23 February, 2006
Best Bets for Business Trips, by Sophia Banay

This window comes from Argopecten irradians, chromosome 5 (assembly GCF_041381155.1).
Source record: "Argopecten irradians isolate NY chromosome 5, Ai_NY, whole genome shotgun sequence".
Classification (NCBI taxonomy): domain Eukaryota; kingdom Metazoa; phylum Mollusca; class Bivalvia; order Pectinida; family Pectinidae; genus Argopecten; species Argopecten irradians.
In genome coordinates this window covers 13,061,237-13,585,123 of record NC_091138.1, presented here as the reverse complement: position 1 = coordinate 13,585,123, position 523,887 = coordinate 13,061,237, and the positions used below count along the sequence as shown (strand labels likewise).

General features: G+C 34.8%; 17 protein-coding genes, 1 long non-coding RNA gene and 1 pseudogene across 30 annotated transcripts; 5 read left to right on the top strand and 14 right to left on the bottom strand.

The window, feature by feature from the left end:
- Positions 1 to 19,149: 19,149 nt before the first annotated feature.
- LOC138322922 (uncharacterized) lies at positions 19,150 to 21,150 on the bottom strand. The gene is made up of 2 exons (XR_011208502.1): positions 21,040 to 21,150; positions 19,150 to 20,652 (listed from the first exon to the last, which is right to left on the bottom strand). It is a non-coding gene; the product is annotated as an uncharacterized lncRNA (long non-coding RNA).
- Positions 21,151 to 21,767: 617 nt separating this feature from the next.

Suva, as capital city is the centre of business in Fiji and the South Pacific. Suva is also host to many regional organisations and to companies and banks that serve the Pacific Islands region. The following article gives some good tips on how a business trip can be enjoyed. Business trips are like pornography: overpriced, exploitative and highly repetitious. Over time, the red-eye flights, 4 A.M. wakeup calls and indigestion from expense-account dinners tend to blur one trip into the next. Beijing looks a lot like Berkeley--or Berlin or Boston--especially when all one sees of a city is from a hotel meeting room. But breaking the monotony of huddling over spread sheets and pounding at a BlackBerry is possible, even if you only have an afternoon, or a few hours, to spare before your flight home. After all, business travel can take you to cities you might not otherwise visit. Why not look around a little? According to the experts, your company may actually want you to. "We're seeing more and more travelers try to leverage their business trip for personal purposes," says Dan Basik, the vice president of the Business Travel Division of Bucknell Travel, a full-service travel agency based in Birmingham, Ala. Basik works with financial, insurance, health care and air and space industry companies all over the country, and estimates that 20% of his travelers are extending their stays, bringing family members along, or just using spare time to pursue a personal interest in a foreign city. "Companies by and large are open to it. They realize that business travel is not necessarily fun. If they can make it a perk, it makes sense," Basik explains. Besides, enjoying business travel is good for business. If you're in a relaxed frame of mind and enjoying your trip, you'll have more to talk about with local executives, and will understand the local culture better, which can be a huge benefit if the destination you're visiting is one in which you regularly do business. Luckily, there's no shortage of ways to explore a new city. "Business travelers have limited time," concedes Pauline Frommer, a leisure travel expert and guidebook author. "But greeter programs have popped up in New York, Chicago, Korea, Japan and Australia recently. It's a wonderful, quick way to see the authentic side of the city, and overcome the language barrier." Greeter programs are arranged through the city's Convention and Visitors' Bureau: Just call in advance of your trip and they'll assign you to a local, bilingual guide who will take you on a tour of the city at a time convenient for you--often for free. In addition, Frommer recommends staying in an informal bed & breakfast for a night, browsing the bulletin boards of nearby universities for lectures, workshops and tours that are open to the public, and seeking out graduate students or art restorers who are experts in their fields and will give short tours or talks. "I was in Rome, and located a Michelangelo expert. He took us to the church where Michelangelo's body was kept after he died until his family stole it back. It's a real insider-y way to the get the inside scoop on a city," says Frommer. And that's just the beginning. What about learning polo at an Argentine estancia, or having a suit made on London's Savile Row? It's all possible: You just have to know where to go. To help you get started, Forbes.com has compiled a list of cool things to do while on a business trip. We started by choosing 16 cities, international commercial hubs but also centers of national culture, cuisine, athletics and fashion. Then we asked the concierge at one of the city's best business hotels for a recommended activity for an out-of-town visitor with some free time on his hands. We got answers which ranged from the traditional--cooking classes at the Ritz-Escoffier School in Paris, for example--to the once-in-a-lifetime. In Cape Town, South Africa, travelers can plunge into the ocean with nothing but a scuba suit and a reinforced steel cage between them and the enormous white sharks that live off the coast. For land-lubbers in Houston, Texas, visitors can go cowboy action shooting, acting out typical Western dramas in period dress and with real guns and bullets. Our listed activities vary widely in cost and time-commitment, but any one of them will transform a business trip from blah to bravo. Note from GV : For relatively cheap accommodation, business travellers can live in a two-bedroom home with sea views with their families at a rate of FJD95.00 a night. Discounts are given for longer stays. If you wish to have a particular event/sight/interest, just let us know. Bookings and enquiries can be sent to firstname.lastname@example.org or telephone +679 3396427.